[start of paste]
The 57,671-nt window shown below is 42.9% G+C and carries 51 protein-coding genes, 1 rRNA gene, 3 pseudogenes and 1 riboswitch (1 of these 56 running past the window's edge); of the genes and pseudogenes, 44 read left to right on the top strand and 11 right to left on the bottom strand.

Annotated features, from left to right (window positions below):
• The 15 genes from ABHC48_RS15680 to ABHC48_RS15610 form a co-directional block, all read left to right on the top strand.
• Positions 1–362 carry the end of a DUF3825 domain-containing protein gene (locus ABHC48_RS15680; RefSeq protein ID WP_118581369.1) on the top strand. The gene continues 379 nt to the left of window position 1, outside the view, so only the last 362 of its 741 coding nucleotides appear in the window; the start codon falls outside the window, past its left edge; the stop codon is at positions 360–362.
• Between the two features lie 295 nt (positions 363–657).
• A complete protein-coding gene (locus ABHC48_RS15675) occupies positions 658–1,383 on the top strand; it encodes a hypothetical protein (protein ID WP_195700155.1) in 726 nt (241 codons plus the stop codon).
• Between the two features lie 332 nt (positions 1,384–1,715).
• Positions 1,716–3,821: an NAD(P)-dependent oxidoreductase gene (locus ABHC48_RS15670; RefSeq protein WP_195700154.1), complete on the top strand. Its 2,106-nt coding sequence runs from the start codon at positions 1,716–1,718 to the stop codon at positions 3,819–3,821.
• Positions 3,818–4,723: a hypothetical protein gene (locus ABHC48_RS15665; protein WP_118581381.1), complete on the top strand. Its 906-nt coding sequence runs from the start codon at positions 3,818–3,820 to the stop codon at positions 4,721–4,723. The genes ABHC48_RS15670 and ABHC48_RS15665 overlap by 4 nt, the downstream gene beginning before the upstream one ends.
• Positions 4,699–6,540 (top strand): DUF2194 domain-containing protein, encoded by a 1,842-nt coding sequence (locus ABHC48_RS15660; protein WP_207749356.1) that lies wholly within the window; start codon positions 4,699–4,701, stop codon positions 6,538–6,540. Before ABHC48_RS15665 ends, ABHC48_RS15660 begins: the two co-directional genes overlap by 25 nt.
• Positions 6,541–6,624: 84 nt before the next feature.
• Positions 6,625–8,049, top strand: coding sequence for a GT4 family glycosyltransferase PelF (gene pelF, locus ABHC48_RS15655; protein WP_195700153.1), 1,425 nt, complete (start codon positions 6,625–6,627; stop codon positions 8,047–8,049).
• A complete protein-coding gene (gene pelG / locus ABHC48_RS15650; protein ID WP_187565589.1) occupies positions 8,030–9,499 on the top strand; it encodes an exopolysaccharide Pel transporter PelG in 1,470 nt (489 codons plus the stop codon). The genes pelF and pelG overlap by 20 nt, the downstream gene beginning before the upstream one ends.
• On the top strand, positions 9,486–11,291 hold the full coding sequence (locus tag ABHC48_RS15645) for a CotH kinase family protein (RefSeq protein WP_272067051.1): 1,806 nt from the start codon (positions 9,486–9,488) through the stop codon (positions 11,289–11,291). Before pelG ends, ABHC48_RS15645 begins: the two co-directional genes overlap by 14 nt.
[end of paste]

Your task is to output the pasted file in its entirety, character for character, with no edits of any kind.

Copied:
The 57,671-nt window shown below is 42.9% G+C and carries 51 protein-coding genes, 1 rRNA gene, 3 pseudogenes and 1 riboswitch (1 of these 56 running past the window's edge); of the genes and pseudogenes, 44 read left to right on the top strand and 11 right to left on the bottom strand.

Annotated features, from left to right (window positions below):
• The 15 genes from ABHC48_RS15680 to ABHC48_RS15610 form a co-directional block, all read left to right on the top strand.
• Positions 1–362 carry the end of a DUF3825 domain-containing protein gene (locus ABHC48_RS15680; RefSeq protein ID WP_118581369.1) on the top strand. The gene continues 379 nt to the left of window position 1, outside the view, so only the last 362 of its 741 coding nucleotides appear in the window; the start codon falls outside the window, past its left edge; the stop codon is at positions 360–362.
• Between the two features lie 295 nt (positions 363–657).
• A complete protein-coding gene (locus ABHC48_RS15675) occupies positions 658–1,383 on the top strand; it encodes a hypothetical protein (protein ID WP_195700155.1) in 726 nt (241 codons plus the stop codon).
• Between the two features lie 332 nt (positions 1,384–1,715).
• Positions 1,716–3,821: an NAD(P)-dependent oxidoreductase gene (locus ABHC48_RS15670; RefSeq protein WP_195700154.1), complete on the top strand. Its 2,106-nt coding sequence runs from the start codon at positions 1,716–1,718 to the stop codon at positions 3,819–3,821.
• Positions 3,818–4,723: a hypothetical protein gene (locus ABHC48_RS15665; protein WP_118581381.1), complete on the top strand. Its 906-nt coding sequence runs from the start codon at positions 3,818–3,820 to the stop codon at positions 4,721–4,723. The genes ABHC48_RS15670 and ABHC48_RS15665 overlap by 4 nt, the downstream gene beginning before the upstream one ends.
• Positions 4,699–6,540 (top strand): DUF2194 domain-containing protein, encoded by a 1,842-nt coding sequence (locus ABHC48_RS15660; protein WP_207749356.1) that lies wholly within the window; start codon positions 4,699–4,701, stop codon positions 6,538–6,540. Before ABHC48_RS15665 ends, ABHC48_RS15660 begins: the two co-directional genes overlap by 25 nt.
• Positions 6,541–6,624: 84 nt before the next feature.
• Positions 6,625–8,049, top strand: coding sequence for a GT4 family glycosyltransferase PelF (gene pelF, locus ABHC48_RS15655; protein WP_195700153.1), 1,425 nt, complete (start codon positions 6,625–6,627; stop codon positions 8,047–8,049).
• A complete protein-coding gene (gene pelG / locus ABHC48_RS15650; protein ID WP_187565589.1) occupies positions 8,030–9,499 on the top strand; it encodes an exopolysaccharide Pel transporter PelG in 1,470 nt (489 codons plus the stop codon). The genes pelF and pelG overlap by 20 nt, the downstream gene beginning before the upstream one ends.
• On the top strand, positions 9,486–11,291 hold the full coding sequence (locus tag ABHC48_RS15645) for a CotH kinase family protein (RefSeq protein WP_272067051.1): 1,806 nt from the start codon (positions 9,486–9,488) through the stop codon (positions 11,289–11,291). Before pelG ends, ABHC48_RS15645 begins: the two co-directional genes overlap by 14 nt.